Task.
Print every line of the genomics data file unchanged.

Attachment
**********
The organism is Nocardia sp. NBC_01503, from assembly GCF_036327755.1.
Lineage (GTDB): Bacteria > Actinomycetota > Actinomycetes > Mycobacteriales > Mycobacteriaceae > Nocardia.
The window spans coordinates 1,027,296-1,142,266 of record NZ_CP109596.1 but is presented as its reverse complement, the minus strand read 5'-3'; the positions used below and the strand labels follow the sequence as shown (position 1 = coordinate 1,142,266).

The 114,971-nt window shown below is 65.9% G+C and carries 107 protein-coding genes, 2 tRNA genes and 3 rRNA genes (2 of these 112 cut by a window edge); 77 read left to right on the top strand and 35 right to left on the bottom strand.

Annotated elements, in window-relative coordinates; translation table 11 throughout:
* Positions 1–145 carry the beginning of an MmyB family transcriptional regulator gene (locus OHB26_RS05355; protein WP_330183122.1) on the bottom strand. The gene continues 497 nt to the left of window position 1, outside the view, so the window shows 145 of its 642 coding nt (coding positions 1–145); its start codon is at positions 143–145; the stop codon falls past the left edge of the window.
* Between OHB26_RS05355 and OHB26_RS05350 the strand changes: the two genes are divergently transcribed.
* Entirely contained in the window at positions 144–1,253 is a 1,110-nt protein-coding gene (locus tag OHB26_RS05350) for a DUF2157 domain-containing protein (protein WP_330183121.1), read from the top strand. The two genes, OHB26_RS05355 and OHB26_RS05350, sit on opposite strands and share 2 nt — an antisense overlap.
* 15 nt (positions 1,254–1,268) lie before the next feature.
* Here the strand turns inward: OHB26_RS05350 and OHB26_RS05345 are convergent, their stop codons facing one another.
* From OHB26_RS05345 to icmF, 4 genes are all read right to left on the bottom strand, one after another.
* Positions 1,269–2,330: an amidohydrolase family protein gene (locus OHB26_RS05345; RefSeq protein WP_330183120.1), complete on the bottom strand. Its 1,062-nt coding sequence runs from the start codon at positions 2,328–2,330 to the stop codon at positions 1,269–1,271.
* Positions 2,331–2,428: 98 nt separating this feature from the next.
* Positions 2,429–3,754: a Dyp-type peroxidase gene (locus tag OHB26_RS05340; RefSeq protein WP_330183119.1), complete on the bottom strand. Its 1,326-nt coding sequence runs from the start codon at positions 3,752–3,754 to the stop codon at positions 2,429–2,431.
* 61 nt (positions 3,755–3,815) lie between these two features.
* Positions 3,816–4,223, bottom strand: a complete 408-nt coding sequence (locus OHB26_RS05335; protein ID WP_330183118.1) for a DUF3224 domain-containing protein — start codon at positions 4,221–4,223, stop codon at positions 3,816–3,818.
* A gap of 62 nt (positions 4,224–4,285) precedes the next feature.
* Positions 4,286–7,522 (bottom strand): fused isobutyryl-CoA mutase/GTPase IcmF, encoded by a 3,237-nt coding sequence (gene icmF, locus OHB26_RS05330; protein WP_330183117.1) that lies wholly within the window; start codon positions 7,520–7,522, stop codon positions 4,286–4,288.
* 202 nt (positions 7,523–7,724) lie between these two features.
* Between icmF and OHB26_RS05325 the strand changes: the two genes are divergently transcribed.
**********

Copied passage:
The organism is Nocardia sp. NBC_01503, from assembly GCF_036327755.1.
Lineage (GTDB): Bacteria > Actinomycetota > Actinomycetes > Mycobacteriales > Mycobacteriaceae > Nocardia.
The window spans coordinates 1,027,296-1,142,266 of record NZ_CP109596.1 but is presented as its reverse complement, the minus strand read 5'-3'; the positions used below and the strand labels follow the sequence as shown (position 1 = coordinate 1,142,266).

The 114,971-nt window shown below is 65.9% G+C and carries 107 protein-coding genes, 2 tRNA genes and 3 rRNA genes (2 of these 112 cut by a window edge); 77 read left to right on the top strand and 35 right to left on the bottom strand.

Annotated elements, in window-relative coordinates; translation table 11 throughout:
* Positions 1–145 carry the beginning of an MmyB family transcriptional regulator gene (locus OHB26_RS05355; protein WP_330183122.1) on the bottom strand. The gene continues 497 nt to the left of window position 1, outside the view, so the window shows 145 of its 642 coding nt (coding positions 1–145); its start codon is at positions 143–145; the stop codon falls past the left edge of the window.
* Between OHB26_RS05355 and OHB26_RS05350 the strand changes: the two genes are divergently transcribed.
* Entirely contained in the window at positions 144–1,253 is a 1,110-nt protein-coding gene (locus tag OHB26_RS05350) for a DUF2157 domain-containing protein (protein WP_330183121.1), read from the top strand. The two genes, OHB26_RS05355 and OHB26_RS05350, sit on opposite strands and share 2 nt — an antisense overlap.
* 15 nt (positions 1,254–1,268) lie before the next feature.
* Here the strand turns inward: OHB26_RS05350 and OHB26_RS05345 are convergent, their stop codons facing one another.
* From OHB26_RS05345 to icmF, 4 genes are all read right to left on the bottom strand, one after another.
* Positions 1,269–2,330: an amidohydrolase family protein gene (locus OHB26_RS05345; RefSeq protein WP_330183120.1), complete on the bottom strand. Its 1,062-nt coding sequence runs from the start codon at positions 2,328–2,330 to the stop codon at positions 1,269–1,271.
* Positions 2,331–2,428: 98 nt separating this feature from the next.
* Positions 2,429–3,754: a Dyp-type peroxidase gene (locus tag OHB26_RS05340; RefSeq protein WP_330183119.1), complete on the bottom strand. Its 1,326-nt coding sequence runs from the start codon at positions 3,752–3,754 to the stop codon at positions 2,429–2,431.
* 61 nt (positions 3,755–3,815) lie between these two features.
* Positions 3,816–4,223, bottom strand: a complete 408-nt coding sequence (locus OHB26_RS05335; protein ID WP_330183118.1) for a DUF3224 domain-containing protein — start codon at positions 4,221–4,223, stop codon at positions 3,816–3,818.
* A gap of 62 nt (positions 4,224–4,285) precedes the next feature.
* Positions 4,286–7,522 (bottom strand): fused isobutyryl-CoA mutase/GTPase IcmF, encoded by a 3,237-nt coding sequence (gene icmF, locus OHB26_RS05330; protein WP_330183117.1) that lies wholly within the window; start codon positions 7,520–7,522, stop codon positions 4,286–4,288.
* 202 nt (positions 7,523–7,724) lie between these two features.
* Between icmF and OHB26_RS05325 the strand changes: the two genes are divergently transcribed.